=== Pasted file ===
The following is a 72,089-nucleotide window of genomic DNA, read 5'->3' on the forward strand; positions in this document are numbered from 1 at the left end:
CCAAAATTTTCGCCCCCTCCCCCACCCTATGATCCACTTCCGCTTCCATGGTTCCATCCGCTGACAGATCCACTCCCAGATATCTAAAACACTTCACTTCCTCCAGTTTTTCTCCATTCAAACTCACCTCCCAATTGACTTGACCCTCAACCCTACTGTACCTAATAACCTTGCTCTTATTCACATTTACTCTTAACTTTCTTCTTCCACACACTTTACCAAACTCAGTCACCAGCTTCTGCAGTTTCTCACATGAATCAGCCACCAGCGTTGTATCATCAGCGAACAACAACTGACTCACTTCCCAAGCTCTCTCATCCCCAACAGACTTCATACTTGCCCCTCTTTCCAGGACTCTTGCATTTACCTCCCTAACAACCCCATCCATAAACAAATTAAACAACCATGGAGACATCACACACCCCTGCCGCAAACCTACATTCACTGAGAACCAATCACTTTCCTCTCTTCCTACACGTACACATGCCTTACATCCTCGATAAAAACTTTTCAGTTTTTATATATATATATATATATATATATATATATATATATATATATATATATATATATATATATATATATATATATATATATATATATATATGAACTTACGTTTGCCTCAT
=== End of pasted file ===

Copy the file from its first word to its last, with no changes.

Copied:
The following is a 72,089-nucleotide window of genomic DNA, read 5'->3' on the forward strand; positions in this document are numbered from 1 at the left end:
CCAAAATTTTCGCCCCCTCCCCCACCCTATGATCCACTTCCGCTTCCATGGTTCCATCCGCTGACAGATCCACTCCCAGATATCTAAAACACTTCACTTCCTCCAGTTTTTCTCCATTCAAACTCACCTCCCAATTGACTTGACCCTCAACCCTACTGTACCTAATAACCTTGCTCTTATTCACATTTACTCTTAACTTTCTTCTTCCACACACTTTACCAAACTCAGTCACCAGCTTCTGCAGTTTCTCACATGAATCAGCCACCAGCGTTGTATCATCAGCGAACAACAACTGACTCACTTCCCAAGCTCTCTCATCCCCAACAGACTTCATACTTGCCCCTCTTTCCAGGACTCTTGCATTTACCTCCCTAACAACCCCATCCATAAACAAATTAAACAACCATGGAGACATCACACACCCCTGCCGCAAACCTACATTCACTGAGAACCAATCACTTTCCTCTCTTCCTACACGTACACATGCCTTACATCCTCGATAAAAACTTTTCAGTTTTTATATATATATATATATATATATATATATATATATATATATATATATATATATATATATATATATATATATATATATATATATATATATGAACTTACGTTTGCCTCAT